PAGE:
Campus Enhancement Projects Kick into High Gear

By Daniel Perez

UTEP News Service

Work is expected to begin next week on Wiggins Plaza, another of the Campus Transformation projects that will make the campus more picturesque and pedestrian friendly.

The four-month project that is scheduled to start March 15 will involve the creation of a circular plaza, shade trees, natural stone paths, a unique elliptical labyrinth, and narrow tree-lined roads to accommodate limited vehicular traffic. Construction fencing will block Wiggins Road in front of the University Library but the library and the Health Sciences and Nursing Building will remain accessible.

Greg McNicol, associate vice president for facilities services, describes the Wiggins Plaza project to Catie McCorry-Andalis, associate vice president and dean of students. Photo by J.R. Hernandez / UTEP News ServiceGreg McNicol, associate vice president for facilities services, describes the Wiggins Plaza project to Catie McCorry-Andalis, associate vice president and dean of students. Photo by J.R. Hernandez / UTEP News Service

“If it improves the University, I’m all for it,” said Ernie Avila, a member of the tech support staff who works in the University Library.

The plaza is among the projects that will impact UTEP students, faculty and staff, and campus visitors during the next three months; longer in some cases. While work is all but finished on the enhancements to Hawthorne Street, the prep work has just started for the planned Centennial Plaza. The exterior of the lhakhang on the Geology Lawn should be completed soon and contractors are expected to start work in UTEP’s Rudolph lot later in the semester.

Greg McNicol, associate vice president for facilities services, recently visited the Wiggins Plaza site to describe the project’s parameters and share the possible impact on pedestrians and commuters. The work is part of the University’s transformation plan to create a safer campus that accommodates pedestrians and bicyclists and limits vehicular traffic to service and emergency vehicles.

“The (Wiggins) plaza will become another of the University’s destination points,” he said. “We will try to get people to enjoy the (library) and the area around it.”

McNicol said contractors will set up fences to block Wiggins Road in front of the library while allowing access to the red IC-4 and orange IC-20 surface lots. The first phase involves re-landscaping the front of the library, which will remain accessible to pedestrians throughout the two-month project.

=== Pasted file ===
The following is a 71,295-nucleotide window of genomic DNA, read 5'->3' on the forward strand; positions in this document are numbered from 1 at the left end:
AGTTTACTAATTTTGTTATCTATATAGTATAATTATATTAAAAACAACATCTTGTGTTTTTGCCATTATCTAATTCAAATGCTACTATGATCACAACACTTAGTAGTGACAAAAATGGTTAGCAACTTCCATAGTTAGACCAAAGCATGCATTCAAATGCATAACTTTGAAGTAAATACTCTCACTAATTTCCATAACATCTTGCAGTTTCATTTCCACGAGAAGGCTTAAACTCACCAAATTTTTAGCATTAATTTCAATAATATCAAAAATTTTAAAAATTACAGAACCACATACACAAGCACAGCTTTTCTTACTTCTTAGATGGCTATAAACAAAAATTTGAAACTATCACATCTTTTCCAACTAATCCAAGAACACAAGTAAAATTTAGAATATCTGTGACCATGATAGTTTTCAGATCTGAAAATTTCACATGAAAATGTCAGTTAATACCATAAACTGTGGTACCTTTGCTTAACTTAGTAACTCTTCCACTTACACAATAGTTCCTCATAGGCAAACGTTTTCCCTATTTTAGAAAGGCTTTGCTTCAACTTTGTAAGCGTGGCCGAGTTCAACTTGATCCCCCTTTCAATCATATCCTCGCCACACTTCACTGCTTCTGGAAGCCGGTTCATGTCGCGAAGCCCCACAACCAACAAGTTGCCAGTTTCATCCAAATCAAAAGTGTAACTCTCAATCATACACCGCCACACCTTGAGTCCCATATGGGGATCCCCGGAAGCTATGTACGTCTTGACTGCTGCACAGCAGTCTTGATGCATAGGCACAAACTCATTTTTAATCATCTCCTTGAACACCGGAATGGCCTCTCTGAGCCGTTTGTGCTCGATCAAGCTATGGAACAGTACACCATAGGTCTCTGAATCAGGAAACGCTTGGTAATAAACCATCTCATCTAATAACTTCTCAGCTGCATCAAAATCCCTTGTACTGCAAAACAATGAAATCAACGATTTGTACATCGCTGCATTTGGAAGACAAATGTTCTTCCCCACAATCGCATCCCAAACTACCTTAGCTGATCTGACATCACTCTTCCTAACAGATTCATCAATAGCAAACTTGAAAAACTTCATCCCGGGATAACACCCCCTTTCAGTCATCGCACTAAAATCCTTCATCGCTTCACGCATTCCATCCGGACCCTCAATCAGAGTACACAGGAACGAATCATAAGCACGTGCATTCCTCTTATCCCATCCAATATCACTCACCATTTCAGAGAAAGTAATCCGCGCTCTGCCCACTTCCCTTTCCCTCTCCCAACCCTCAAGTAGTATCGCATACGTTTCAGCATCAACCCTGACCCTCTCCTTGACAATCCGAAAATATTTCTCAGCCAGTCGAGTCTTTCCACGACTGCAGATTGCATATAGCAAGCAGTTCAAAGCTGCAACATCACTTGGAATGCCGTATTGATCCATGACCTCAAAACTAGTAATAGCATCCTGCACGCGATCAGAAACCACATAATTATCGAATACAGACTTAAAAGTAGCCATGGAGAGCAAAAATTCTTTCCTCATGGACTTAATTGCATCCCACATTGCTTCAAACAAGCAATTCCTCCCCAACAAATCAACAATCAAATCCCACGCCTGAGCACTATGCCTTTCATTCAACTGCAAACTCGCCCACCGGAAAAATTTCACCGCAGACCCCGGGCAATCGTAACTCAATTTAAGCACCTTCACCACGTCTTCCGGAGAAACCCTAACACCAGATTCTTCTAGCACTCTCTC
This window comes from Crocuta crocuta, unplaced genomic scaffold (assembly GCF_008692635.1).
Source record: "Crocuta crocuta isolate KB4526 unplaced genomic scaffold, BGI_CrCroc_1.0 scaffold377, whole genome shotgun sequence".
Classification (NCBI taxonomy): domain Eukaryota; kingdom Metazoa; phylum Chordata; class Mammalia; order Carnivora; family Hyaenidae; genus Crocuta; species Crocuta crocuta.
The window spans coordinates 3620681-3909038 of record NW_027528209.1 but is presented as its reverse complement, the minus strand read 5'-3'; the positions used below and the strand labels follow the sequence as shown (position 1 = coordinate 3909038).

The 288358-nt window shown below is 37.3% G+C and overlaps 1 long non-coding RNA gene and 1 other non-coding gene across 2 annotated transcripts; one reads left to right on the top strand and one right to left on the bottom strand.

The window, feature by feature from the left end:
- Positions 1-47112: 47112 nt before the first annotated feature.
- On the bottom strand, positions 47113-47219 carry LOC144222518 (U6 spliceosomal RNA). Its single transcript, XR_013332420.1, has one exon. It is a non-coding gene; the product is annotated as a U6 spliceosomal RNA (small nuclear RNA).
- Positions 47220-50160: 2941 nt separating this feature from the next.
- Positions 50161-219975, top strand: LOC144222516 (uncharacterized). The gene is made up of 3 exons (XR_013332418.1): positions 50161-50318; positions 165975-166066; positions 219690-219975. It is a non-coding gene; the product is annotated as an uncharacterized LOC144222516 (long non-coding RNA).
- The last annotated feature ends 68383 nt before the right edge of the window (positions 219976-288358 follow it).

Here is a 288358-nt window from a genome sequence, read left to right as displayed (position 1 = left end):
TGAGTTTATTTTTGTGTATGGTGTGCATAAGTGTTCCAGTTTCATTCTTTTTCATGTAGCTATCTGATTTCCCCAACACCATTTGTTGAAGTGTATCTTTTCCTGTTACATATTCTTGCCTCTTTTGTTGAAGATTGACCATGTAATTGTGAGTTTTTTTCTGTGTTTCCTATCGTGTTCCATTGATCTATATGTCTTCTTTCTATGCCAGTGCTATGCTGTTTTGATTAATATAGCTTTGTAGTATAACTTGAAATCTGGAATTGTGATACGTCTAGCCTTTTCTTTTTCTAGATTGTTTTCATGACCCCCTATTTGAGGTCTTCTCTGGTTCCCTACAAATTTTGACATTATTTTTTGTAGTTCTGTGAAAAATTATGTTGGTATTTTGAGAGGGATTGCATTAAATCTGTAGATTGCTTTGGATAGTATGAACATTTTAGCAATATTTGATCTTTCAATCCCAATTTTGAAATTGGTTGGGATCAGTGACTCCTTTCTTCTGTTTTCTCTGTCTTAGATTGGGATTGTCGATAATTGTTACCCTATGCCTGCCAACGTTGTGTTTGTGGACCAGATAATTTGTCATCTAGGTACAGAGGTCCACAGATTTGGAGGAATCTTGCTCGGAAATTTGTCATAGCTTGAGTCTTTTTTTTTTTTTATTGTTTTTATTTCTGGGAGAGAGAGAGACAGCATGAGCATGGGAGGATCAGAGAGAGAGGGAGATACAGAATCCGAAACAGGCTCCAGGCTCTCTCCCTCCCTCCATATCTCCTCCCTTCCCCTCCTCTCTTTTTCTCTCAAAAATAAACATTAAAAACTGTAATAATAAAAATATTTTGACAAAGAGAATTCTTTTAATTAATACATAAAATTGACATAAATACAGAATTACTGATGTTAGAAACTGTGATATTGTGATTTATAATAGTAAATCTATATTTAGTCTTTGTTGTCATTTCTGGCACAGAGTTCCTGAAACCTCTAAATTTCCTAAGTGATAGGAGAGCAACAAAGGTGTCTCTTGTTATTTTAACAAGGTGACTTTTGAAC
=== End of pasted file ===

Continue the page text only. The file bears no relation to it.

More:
Pedestrians initially will be able to use the sidewalk in front of the Health Sciences and Nursing Building, but that will change around April 15, when the fences will enclose the sidewalk in front of the HSN Building where the labyrinth will be built. The project is expected to be done July 31. 

Sophomore education major Andrea Saenz said she enjoys the grassy area in front of the library and regularly uses the adjacent benches. She is happy with the makeover because it will make crossing Wiggins safer.

“I think the new design will improve the image of the library and the University,” she said. “It’s a positive thing.”    

Here is an update on the other projects:

  • The makeover along the roughly quarter mile stretch of Hawthorne Street is almost completed, including the planting of the flamed red sumac trees in the large, round planters. Today the street boasts broader sidewalks, enhanced lighting and landscaping, benches, niche-like parks, and what will become large drought-resistant shade trees. Work began in December 2011.
  • Work on the interior of the reconstructed lhakhang, a Bhutanese cultural artifact on the Geology Lawn, should begin later this month. Contractors began to work on the building’s foundation in July 2012. The hand-carved and hand-painted structure was a gift to the people of the United States from the people of Bhutan. It originally was built for the Smithsonian Folklife Festival in Washington, D.C., in 2008.
  • Work  started March 1 on an access road that will be built in preparation for the planned Centennial Plaza. The plaza project should break ground in May 2013.  The project will include a large open area that could be used for campus and community events. It will be surrounded by a paseo shaded by native mesquite trees. This will initiate the closure of the inner campus to most vehicle traffic. The plaza is expected to be completed by fall 2014.
  • The Texas Department of Transportation plans to begin work in spring 2013 on the $55 million Spur 1966 project. The bridge will connect Paisano Drive near the Yandell overpass to Schuster Avenue at a raised 160-foot diameter roundabout. It will span more than a half mile over several sets of railroad tracks and Interstate 10, and take about two years to complete. TxDOT also plans to widen Sun Bowl Drive from the Don Haskins Center to the Sun Bowl Parking Garage starting in August.

“Both projects (Spur 1966 and Sun Bowl Drive) will provide better mobility to the University and the area’s medical facilities,” said Eddie Valtier, TxDOT director of transportation, planning and development. Valtier, who earned his bachelor’s in civil engineering from UTEP in 1992, said the new designs were necessary to offset the area’s increased traffic demands, especially during special events.